One day, a woman named Autumn (played by Lisa Goldstein Kirsch) slides into the passenger seat. She’s going to the East Coast, but she soon makes Taylor’s mission her own, the two of them stopping for hitchhikers, Autumn’s eventual destination apparently not pressing. They share a tent at night, stopping at campgrounds or wherever they find a good spot, and Taylor sees something inspiring in Autumn’s free spirit. They gaze at waterfalls together, watch in wonder as eagles circle high above them, make up songs as their campfires fling embers into the night.
I actually was trying to get my hands on the new Appleseed Alpha movie, which looks amazing, but I accidentally bought this. I thought it wasn’t a big deal, since I really enjoy the Appleseed franchise, so I started to watch XIII. Big mistake. It’s supposed to be a two-movie set that combines they storyline 13 episode of a TV series into one. It was so painful to watch, not just because the story just seemed to drag on and on but also because they had mutilated my favorite character, Deunan Knute. She’s supposed to be this amazing warrior, loyal, courageous, and death-defying at every turn. Instead, she seemed like a whiny self-centered pre-teen in XIII. Don’t buy, don’t watch, even if you are a Appleseed fan.
Despite a career styling the hair of celebrities like Jeff Gordon at high end salon Three Squares Studio, Mark Bustos takes time every Sunday to give free haircuts to the homeless.
He first started doing this in the Philippines as a tribute to his girlfriend’s late father. Soon he would the same in Los Angeles, Jamaica, and Costa Rica. Bustos says:
“The feeling was so rewarding, I decided to bring the positive energy back to NYC.”
You can follow Mark Bustos on Instagram.
(photo credit: Facebook)
Dear Hello Kitty Fans,
I know you’re upset that Sanrio has recently surprised the world by saying that Hello Kitty is not a cat. But really, as a long-time Sanrio fan, I’m not sure why many of you are quite so irate about the whole thing. So she’s not a cat. So this probably also means that Keroppi’s not a frog and Pekkle’s not a duck. But none of these revelations should truly change who Hello Kitty is to all of us. As she turns 40, her importance to fans — or at least her importance to me — remains the same.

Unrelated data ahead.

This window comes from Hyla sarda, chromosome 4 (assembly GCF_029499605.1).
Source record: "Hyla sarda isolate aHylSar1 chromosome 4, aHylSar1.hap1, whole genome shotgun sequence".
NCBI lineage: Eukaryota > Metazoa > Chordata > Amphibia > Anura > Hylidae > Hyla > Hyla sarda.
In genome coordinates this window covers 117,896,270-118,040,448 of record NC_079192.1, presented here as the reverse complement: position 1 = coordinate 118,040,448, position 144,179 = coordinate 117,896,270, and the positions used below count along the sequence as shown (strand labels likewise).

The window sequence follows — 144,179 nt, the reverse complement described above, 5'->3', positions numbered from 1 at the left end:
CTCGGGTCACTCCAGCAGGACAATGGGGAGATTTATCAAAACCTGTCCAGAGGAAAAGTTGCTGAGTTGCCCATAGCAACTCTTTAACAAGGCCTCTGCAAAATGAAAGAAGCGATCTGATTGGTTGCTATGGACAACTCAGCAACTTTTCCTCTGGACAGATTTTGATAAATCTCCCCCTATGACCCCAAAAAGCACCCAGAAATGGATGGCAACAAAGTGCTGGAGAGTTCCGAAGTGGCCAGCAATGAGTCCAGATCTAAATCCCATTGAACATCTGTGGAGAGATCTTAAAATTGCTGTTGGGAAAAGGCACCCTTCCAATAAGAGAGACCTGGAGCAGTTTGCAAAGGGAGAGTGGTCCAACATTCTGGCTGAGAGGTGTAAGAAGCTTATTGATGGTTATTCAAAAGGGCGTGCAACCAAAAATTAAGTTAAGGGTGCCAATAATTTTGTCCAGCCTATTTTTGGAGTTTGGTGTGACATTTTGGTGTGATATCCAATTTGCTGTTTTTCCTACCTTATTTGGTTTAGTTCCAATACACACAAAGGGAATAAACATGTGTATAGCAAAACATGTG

This “scandal” emerged as a result of a new Hello Kitty exhibition opening at Los Angeles’ Japanese American National Museum this fall. The curator, Christine R. Yano, wrote in the exhibit text that Hello Kitty was a cat. Sanrio corrected her to firmly state that Hello Kitty is not a cat. Instead, they insist she is a little girl and a friend. In cartoons and on notebooks and airplanes, she walks and stands and sits like the millions of people who love her around the world. My personal reaction? *Shrug*
Her power to be an icon has not diminished; we are merely being asked to look beyond her obvious appearance to consider that behind that iconic face there is meant to be a personality. And that what we can imagine her to be–is anything. In a stroke of marketing genius, Sanrio created childhood (and adulthood) playtime utopia – a Kitty for all our feelings, all our costumes. A character that allows us to project onto her.
In response to the internet’s outrage, Sanrio released a statement to acknowledge that she is, indeed, “a personification of a cat,” because of course it would be inaccurate to say that Kitty and many of her friends bear no resemblance to any animals whatsoever. Perhaps you are now less upset over this seemingly “life-altering” revelation.
At the end of the day, does it really matter? To this Asian American girl, the statement that she is not a cat could never taint her special place in my heart. Growing up, I could consider Hello Kitty, Keroppi, Badtzmaru and the whole gang as special in a ways that other stuffed animals were never able to rival. So it neither ruins my childhood nor changes my perspective on it.
Yano, who has studied Hello Kitty extensively, explains Kitty’s particular importance to Asian Americans:
“When Hello Kitty arrived in the U.S. in the mid-1970s, it was a commodity mainly in Asian enclaves: Chinatowns, Japantowns, etc…In talking to Japanese Americans who grew up in the 1970s, they say, ‘That figure means so much to us because she was ours.’ It’s something they saw as an identity marker. This is why the exhibition is being held at the Japanese American National Museum. It’s about reconnecting her to this community. It gives the whole thing a certain poignancy and power.”
My cousin was born in the 1970s and I imagine she would say something similar about the Hello Kitty doll my mother gave her as a child (which she still has). She and I are both Chinese American, but Yano’s statement nevertheless rings true. I grew up after Hello Kitty was more popular — in an era when I could visit the Sanrio Store in the Mall of America. We now living in a time where I can fly a plane with Hello Kitty emblazoned on the side or buy a Kitty cheering for my favorite baseball team.